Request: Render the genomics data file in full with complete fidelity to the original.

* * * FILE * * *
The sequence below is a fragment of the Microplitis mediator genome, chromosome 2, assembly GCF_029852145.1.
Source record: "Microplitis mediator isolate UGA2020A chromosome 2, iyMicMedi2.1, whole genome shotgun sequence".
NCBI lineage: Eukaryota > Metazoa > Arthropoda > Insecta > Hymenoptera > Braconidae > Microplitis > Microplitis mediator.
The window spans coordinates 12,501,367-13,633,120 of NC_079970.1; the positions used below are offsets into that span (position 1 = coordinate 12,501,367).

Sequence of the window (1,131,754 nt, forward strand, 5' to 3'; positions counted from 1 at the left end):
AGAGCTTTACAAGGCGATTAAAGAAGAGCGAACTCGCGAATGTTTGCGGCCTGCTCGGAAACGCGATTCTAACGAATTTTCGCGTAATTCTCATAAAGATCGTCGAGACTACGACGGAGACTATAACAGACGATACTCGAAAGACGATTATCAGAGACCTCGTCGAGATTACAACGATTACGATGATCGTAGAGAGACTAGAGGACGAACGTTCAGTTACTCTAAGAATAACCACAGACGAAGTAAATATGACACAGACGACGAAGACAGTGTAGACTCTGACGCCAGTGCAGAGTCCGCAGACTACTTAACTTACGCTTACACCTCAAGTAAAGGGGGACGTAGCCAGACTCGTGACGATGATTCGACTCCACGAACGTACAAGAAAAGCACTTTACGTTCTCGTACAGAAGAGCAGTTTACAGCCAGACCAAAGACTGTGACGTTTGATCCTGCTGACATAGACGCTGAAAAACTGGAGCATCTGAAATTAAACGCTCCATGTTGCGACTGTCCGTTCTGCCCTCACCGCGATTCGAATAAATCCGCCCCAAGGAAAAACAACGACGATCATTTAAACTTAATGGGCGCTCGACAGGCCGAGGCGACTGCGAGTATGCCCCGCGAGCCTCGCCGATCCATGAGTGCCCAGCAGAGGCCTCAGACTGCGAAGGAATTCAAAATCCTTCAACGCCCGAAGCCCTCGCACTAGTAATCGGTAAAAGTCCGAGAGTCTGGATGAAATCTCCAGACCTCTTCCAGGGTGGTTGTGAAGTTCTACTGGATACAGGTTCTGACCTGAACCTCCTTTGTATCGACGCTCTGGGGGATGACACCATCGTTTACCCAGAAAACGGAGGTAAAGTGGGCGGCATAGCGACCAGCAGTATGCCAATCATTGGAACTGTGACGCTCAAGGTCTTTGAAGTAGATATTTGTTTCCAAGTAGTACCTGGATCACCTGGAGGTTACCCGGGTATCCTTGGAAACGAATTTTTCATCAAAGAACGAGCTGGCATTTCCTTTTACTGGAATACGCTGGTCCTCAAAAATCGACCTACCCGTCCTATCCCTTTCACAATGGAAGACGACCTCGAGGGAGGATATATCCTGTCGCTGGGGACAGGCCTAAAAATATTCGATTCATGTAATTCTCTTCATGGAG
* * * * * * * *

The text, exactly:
The sequence below is a fragment of the Microplitis mediator genome, chromosome 2, assembly GCF_029852145.1.
Source record: "Microplitis mediator isolate UGA2020A chromosome 2, iyMicMedi2.1, whole genome shotgun sequence".
NCBI lineage: Eukaryota > Metazoa > Arthropoda > Insecta > Hymenoptera > Braconidae > Microplitis > Microplitis mediator.
The window spans coordinates 12,501,367-13,633,120 of NC_079970.1; the positions used below are offsets into that span (position 1 = coordinate 12,501,367).

Sequence of the window (1,131,754 nt, forward strand, 5' to 3'; positions counted from 1 at the left end):
AGAGCTTTACAAGGCGATTAAAGAAGAGCGAACTCGCGAATGTTTGCGGCCTGCTCGGAAACGCGATTCTAACGAATTTTCGCGTAATTCTCATAAAGATCGTCGAGACTACGACGGAGACTATAACAGACGATACTCGAAAGACGATTATCAGAGACCTCGTCGAGATTACAACGATTACGATGATCGTAGAGAGACTAGAGGACGAACGTTCAGTTACTCTAAGAATAACCACAGACGAAGTAAATATGACACAGACGACGAAGACAGTGTAGACTCTGACGCCAGTGCAGAGTCCGCAGACTACTTAACTTACGCTTACACCTCAAGTAAAGGGGGACGTAGCCAGACTCGTGACGATGATTCGACTCCACGAACGTACAAGAAAAGCACTTTACGTTCTCGTACAGAAGAGCAGTTTACAGCCAGACCAAAGACTGTGACGTTTGATCCTGCTGACATAGACGCTGAAAAACTGGAGCATCTGAAATTAAACGCTCCATGTTGCGACTGTCCGTTCTGCCCTCACCGCGATTCGAATAAATCCGCCCCAAGGAAAAACAACGACGATCATTTAAACTTAATGGGCGCTCGACAGGCCGAGGCGACTGCGAGTATGCCCCGCGAGCCTCGCCGATCCATGAGTGCCCAGCAGAGGCCTCAGACTGCGAAGGAATTCAAAATCCTTCAACGCCCGAAGCCCTCGCACTAGTAATCGGTAAAAGTCCGAGAGTCTGGATGAAATCTCCAGACCTCTTCCAGGGTGGTTGTGAAGTTCTACTGGATACAGGTTCTGACCTGAACCTCCTTTGTATCGACGCTCTGGGGGATGACACCATCGTTTACCCAGAAAACGGAGGTAAAGTGGGCGGCATAGCGACCAGCAGTATGCCAATCATTGGAACTGTGACGCTCAAGGTCTTTGAAGTAGATATTTGTTTCCAAGTAGTACCTGGATCACCTGGAGGTTACCCGGGTATCCTTGGAAACGAATTTTTCATCAAAGAACGAGCTGGCATTTCCTTTTACTGGAATACGCTGGTCCTCAAAAATCGACCTACCCGTCCTATCCCTTTCACAATGGAAGACGACCTCGAGGGAGGATATATCCTGTCGCTGGGGACAGGCCTAAAAATATTCGATTCATGTAATTCTCTTCATGGAG